RE: [Nolug] LAN speed confusion

From: John Souvestre <>
Date: Sat, 14 Jul 2012 01:36:52 -0500
Message-ID: <019601cd618b$10550c50$30ff24f0$>

Hi Jimmy.

>>> In practice, the behavior of the TCP protocol will prevent a link from
being utilized more than 75% - 80%, at least for any one TCP
connection, without specialized tuning at the endpoints

I thought that due to the streaming nature of the FTP protocol you could get
90-95%. Not having to wait for the ACK before sending another packet makes
a lot of difference, doesn't it?



    John Souvestre - New Orleans LA - (504) 454-0899

-----Original Message-----
[] On Behalf Of Jimmy Hess
Sent: Friday, July 13, 2012 8:46 pm
Subject: Re: [Nolug] LAN speed confusion

Gee that's confusing and ambiguous. the data rate of communications
lines are usually measured in bits per second. In other words if
you say "4 megabytes per second" you really mean "4x8 Mbits/s"
instead of "4 MBytes/s", and for the love of $deity, don't quote
a data rate as "4 Megs".

Divide the half duplex and full duplex speeds originally stated in half, and
they would be correct. Half-duplex = 50 Mbits/s (6.2
transfer rate) each direction, when both directions are at
theoretical (impossible) 100% utilization; or 12.5 Mbits/s max in one
direction when the other direction is 0% utilized; however, that's
impossible in practice with the TCP protocol, because all connections
require bidirectional traffic (even if just acknowledgements in one

With a full duplex connection, one transmit direction does not inhibit the
other _except_ when there is congestion or significant
delay; if upstream is 100% utilized, or latency/loss increased due
to load, the downstream receive rate for TCP will drop, because the
congested upstream will interfere with the delivery of acknowledgement

In practice, the behavior of the TCP protocol will prevent a link from
being utilized more than 75% - 80%, at least for any one TCP
connection, without specialized tuning at the endpoints; and the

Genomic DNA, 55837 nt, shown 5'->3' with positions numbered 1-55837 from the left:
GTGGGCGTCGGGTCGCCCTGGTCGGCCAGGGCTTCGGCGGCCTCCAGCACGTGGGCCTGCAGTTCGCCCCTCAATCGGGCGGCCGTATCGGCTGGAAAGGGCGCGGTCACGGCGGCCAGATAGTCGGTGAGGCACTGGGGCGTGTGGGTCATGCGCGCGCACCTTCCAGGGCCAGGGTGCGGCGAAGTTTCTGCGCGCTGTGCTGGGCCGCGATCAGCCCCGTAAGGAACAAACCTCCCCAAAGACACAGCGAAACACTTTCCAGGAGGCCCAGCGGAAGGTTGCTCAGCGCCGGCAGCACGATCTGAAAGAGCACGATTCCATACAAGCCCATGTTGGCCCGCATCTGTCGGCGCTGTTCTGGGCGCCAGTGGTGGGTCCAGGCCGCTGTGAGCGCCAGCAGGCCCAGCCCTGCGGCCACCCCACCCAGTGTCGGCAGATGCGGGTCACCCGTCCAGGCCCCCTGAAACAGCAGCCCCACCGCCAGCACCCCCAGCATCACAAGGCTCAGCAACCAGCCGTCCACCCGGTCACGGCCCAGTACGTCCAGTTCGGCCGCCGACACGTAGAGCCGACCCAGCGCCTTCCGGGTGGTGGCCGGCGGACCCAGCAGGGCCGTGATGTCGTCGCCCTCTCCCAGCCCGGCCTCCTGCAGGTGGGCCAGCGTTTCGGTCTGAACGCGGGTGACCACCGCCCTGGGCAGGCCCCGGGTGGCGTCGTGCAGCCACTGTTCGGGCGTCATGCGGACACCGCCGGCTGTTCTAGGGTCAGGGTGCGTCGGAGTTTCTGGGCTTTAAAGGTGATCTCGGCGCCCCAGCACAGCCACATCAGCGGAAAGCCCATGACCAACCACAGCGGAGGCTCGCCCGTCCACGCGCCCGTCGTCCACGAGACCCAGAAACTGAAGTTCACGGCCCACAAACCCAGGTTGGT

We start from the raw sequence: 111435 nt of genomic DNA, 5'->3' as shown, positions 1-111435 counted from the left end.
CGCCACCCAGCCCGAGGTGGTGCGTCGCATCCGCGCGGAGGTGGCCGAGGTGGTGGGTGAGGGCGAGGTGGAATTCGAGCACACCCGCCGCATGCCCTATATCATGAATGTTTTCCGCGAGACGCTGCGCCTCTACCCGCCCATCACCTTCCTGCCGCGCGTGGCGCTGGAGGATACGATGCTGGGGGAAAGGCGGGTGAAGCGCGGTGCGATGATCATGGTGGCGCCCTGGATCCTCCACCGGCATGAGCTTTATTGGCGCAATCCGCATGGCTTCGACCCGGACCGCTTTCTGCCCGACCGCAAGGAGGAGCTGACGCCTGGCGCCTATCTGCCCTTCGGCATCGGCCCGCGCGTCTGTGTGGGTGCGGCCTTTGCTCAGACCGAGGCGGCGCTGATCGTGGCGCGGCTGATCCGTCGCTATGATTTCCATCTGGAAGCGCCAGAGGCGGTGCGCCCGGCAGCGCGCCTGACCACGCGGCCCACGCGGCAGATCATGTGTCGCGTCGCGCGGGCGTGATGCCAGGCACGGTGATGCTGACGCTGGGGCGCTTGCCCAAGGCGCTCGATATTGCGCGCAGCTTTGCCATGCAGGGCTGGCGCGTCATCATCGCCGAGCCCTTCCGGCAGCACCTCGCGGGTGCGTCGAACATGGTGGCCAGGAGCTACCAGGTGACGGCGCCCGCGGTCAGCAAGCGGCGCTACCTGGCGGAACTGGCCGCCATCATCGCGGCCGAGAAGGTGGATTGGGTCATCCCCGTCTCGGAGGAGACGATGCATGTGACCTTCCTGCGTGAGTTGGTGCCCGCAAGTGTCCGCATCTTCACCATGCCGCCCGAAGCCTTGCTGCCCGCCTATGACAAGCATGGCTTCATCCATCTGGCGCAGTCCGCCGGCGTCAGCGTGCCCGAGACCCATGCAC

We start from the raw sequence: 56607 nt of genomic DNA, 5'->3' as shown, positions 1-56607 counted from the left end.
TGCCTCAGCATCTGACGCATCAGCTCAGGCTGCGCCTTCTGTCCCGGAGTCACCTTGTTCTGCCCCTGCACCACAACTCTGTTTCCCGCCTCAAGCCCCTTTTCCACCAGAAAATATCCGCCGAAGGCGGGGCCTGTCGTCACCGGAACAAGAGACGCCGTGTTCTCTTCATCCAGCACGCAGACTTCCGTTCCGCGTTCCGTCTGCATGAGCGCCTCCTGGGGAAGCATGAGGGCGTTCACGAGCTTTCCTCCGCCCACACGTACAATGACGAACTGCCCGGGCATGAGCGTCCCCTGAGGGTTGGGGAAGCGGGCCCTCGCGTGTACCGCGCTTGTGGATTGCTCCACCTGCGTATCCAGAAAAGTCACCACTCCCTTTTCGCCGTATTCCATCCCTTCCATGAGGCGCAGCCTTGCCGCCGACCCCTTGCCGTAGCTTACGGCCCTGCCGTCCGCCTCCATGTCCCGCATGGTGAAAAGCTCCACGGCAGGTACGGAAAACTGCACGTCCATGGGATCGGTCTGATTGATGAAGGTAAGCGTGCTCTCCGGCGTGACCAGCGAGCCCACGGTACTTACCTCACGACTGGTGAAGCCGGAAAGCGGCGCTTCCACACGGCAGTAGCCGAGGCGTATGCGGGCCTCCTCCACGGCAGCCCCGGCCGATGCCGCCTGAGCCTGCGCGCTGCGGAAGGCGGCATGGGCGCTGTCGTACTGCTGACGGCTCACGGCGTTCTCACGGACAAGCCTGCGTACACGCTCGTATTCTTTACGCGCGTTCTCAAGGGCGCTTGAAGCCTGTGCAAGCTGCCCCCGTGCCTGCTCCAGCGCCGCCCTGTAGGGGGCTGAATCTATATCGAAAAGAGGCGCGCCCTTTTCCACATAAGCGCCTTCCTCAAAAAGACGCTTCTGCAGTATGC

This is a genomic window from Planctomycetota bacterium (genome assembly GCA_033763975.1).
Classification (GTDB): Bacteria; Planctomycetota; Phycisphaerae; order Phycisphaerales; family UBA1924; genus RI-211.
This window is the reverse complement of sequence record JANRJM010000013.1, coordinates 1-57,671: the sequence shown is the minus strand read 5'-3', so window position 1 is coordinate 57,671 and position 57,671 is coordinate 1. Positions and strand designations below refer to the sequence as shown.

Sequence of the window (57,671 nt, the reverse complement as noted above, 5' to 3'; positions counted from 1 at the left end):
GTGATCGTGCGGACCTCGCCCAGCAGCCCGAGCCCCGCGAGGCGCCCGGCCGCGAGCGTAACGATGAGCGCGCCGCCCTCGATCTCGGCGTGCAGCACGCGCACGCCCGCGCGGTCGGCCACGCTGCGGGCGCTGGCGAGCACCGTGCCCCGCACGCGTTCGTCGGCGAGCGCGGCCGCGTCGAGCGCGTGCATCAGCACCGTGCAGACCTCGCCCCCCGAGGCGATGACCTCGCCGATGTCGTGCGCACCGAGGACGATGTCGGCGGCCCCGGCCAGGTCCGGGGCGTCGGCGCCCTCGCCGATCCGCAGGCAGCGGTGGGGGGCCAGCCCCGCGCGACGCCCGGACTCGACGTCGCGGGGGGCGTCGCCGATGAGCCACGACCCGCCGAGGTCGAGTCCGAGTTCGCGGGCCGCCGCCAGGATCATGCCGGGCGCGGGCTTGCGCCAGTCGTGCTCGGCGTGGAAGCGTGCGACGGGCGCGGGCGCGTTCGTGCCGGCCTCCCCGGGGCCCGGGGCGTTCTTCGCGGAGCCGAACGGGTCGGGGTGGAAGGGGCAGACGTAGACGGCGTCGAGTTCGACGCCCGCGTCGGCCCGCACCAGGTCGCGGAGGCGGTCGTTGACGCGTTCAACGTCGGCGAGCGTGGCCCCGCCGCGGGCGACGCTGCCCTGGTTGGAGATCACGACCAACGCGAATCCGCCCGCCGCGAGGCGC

problem gets even bigger with higher speed links, such as 1 gigabit plus.

You may consider that upgrading a link speed beyond normal WAN speeds
will improve the aggregate capacity of the site's networking, and
the aggregate performance of the TCP connections in the whole, but if
the latency characteristics between endpoints are "WAN-like"; it
will be unreasonable to expect that the TCP protocol, with its
congestion handling, will give you anything close to the whole link speed
for any one connection.

If you want performance look at UFTP or the Micro-Transport Protocol
used by BitTorrent
as possible alternative transfer methodologies.. because uTP's
purpose for existence is addressing congestion control issues that lead to
poor performance of bulk file transfer operations using the TCP protocol.

P.S. different capitalization just doesn't work for expressing or
emphasizing an importance difference between two units, because people
rarely follow any convention in practice, people quote values as "mbps"
when they are talking about MBytes/S, and "MBps" when
they are quoting a number measured in Mbits/s, more often than
they use those correctly.

You know what that looks like to me:

on 7/13/12, chris jones <> wrote:
> it's because your logic is off. 100mbps is roughly 12mbps. 100mbps
> ethernet maxes out at 12mbps in any one direction. full duplex means
> you can have simultaneous 2way communication. in theory this could
> double your speed, assuming both ends are sending each other equal
> amounts of data. but this is rarely the case. it usually involves a
> computer reading or writing data to/from another computer. the remote
> computer usually has no interest in the client. it's only concerned
> with receiving data and storing it, or presenting that data when it is
> requested. so all you're going to see is 12mbps. i also doubt your
> internet is 25mbps. it's probably 25mbps, which is roughly 4mbps.
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